Madurai: The Madras High Court bench has admitted a petition seeking a probe by the Serious Fraud Investigation Office and the Central Bureau of Investigation (CBI) into the merger of Reliance Natural Resources Ltd (RNRL) with Reliance Power (R-Power) alleging it caused a loss of Rs2,105.87 crore to shareholders, reports PTI.
Justice RS Ramanathan ordered issuing notices to SFIO and CBI and posted the case for hearing on 25th June.
The petitioner submitted that 1.97 crore investors bought RNRL company shares after the company signed gas supply master agreement with Reliance Industries. The closing price of a RNRL share on July 2, 2010, was Rs62.95.
The same day the announcement came that RNRL would be merged with R-Power. The value of RNRL and R-Power shares stood at 2.7:1 on 2 July 2010. The share swap ratio was fixed at 4:1 for the merger.
The merger plan brought down the share value of RNRL from Rs63.95 to Rs45.20, the petition said. It alleged that investors were defrauded to the tune of Rs2,105.87 crore. The petitioner said he himself had lost Rs18,000.
Markets regulator Securities Exchange Board of India (SEBI) failed to protect the interest of investors, it alleged. The petitioner alleged that the share swap ratio fixed by the company caused heavy loss to investors. This should be investigated by the SFIO and CBI, he said.
Both the agencies had said since the matter was being looked into by SEBI and they had no role.
SEBI in turn said that complaint did not come under its purview and it was the duty of the SFIO to investigate as SFIO was specially constituted to curb economic frauds.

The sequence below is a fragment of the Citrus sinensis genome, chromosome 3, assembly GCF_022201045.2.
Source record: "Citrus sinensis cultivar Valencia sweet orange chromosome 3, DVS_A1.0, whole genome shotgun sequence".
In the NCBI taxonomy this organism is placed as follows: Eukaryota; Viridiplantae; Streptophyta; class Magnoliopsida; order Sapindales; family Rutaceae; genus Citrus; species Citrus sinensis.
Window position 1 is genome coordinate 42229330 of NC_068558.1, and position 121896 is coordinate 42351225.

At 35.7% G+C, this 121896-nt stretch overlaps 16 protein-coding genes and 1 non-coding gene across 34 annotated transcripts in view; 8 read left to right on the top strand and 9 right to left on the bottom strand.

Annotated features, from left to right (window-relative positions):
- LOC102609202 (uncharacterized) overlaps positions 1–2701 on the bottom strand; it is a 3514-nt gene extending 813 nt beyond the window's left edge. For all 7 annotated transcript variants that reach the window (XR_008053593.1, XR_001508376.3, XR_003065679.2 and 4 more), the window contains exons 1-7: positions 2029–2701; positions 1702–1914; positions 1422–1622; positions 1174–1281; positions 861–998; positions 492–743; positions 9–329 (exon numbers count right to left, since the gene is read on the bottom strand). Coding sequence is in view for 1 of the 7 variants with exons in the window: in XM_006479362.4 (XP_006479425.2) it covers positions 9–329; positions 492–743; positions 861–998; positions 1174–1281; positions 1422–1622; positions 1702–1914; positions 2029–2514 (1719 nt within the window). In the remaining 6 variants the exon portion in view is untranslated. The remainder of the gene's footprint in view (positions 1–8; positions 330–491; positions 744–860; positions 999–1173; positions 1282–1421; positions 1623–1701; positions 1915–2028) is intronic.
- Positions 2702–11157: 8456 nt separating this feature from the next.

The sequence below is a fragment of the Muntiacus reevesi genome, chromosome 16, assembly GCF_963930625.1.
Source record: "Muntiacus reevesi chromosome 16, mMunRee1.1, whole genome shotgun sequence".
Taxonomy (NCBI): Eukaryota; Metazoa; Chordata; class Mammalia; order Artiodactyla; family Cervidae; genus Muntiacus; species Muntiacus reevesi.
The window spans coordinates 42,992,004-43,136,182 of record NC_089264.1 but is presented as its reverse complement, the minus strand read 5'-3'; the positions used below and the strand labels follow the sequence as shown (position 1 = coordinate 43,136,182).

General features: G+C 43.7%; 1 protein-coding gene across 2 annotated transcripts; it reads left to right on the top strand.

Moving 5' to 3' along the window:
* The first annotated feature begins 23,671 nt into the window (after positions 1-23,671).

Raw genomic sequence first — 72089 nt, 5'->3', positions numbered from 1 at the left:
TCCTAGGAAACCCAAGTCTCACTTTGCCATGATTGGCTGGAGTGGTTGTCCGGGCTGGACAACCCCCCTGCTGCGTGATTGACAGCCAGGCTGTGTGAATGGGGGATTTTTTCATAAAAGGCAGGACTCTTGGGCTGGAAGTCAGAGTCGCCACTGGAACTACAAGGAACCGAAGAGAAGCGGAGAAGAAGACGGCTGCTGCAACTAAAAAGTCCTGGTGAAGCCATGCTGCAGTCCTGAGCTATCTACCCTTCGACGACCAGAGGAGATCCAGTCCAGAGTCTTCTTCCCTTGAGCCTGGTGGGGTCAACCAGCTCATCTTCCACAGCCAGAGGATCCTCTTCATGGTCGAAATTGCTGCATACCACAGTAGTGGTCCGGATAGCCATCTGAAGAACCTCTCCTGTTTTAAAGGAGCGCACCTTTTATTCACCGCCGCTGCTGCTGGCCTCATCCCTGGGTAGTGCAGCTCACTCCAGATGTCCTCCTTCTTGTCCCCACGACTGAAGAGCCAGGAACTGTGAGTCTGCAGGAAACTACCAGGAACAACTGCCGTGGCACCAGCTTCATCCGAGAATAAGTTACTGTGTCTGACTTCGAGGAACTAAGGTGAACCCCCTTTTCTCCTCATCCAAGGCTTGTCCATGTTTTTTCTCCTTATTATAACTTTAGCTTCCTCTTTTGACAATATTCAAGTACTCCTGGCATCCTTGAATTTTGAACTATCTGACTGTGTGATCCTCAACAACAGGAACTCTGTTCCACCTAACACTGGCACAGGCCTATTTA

The petitioner sought a direction to SFIO and CBI to probe his complaint.


Bank funding still a pipe-dream for 53% SMEs says CRISIL

After a survey of over 3,000 SMEs on their funding patterns, CRISIL has found that 53% of them met their funding needs through promoters' funds and personal loans in FY11


Mumbai: Rating agency CRISIL on Tuesday said a large majority of small and medium enterprise (SME) promoters - as many as 53% - continue to use their own funds to tide over inflationary pressure as getting bank funds are not without difficulties for them, reports PTI.

"Easy access to bank funds has always been difficult for of small and medium enterprises (SMEs) from the lending institutions would have provided additional fillip to the sector," CRISIL senior director for SME ratings Sachin Nigam said in a note.

After a survey of over 3,000 SMEs on their funding patterns, it has found that 53% of them met their funding needs through promoters' funds and personal loans in FY11, Nigam said quoting a survey finding.

The survey revealed that while revenue of the SMEs increased 29% last fiscal, raw material costs rose 31% while operating margins marginally declined (1%), showing their inability to pass on the inflation pressures to their customers, he said.

In the same fiscal, equity capital bought by SME promoters increased 29%, while loans from promoters' family and friends were up 24%, indicating that funding requirements were met through promoters' funds than through bank borrowings.

The CRISIL study said companies in the engineering and capital goods, textiles and chemicals, which have high input costs, are most susceptible to inflationary pressures.

However, with the interest rates going down and ease in inflation, CRISIL feels that the situation will get better for SMEs, its director for SME ratings Yogesh Dixit said.

Notably, country's largest lender State Bank of India recently announced an up to 3.5% reduction in interest rates for the SMEs.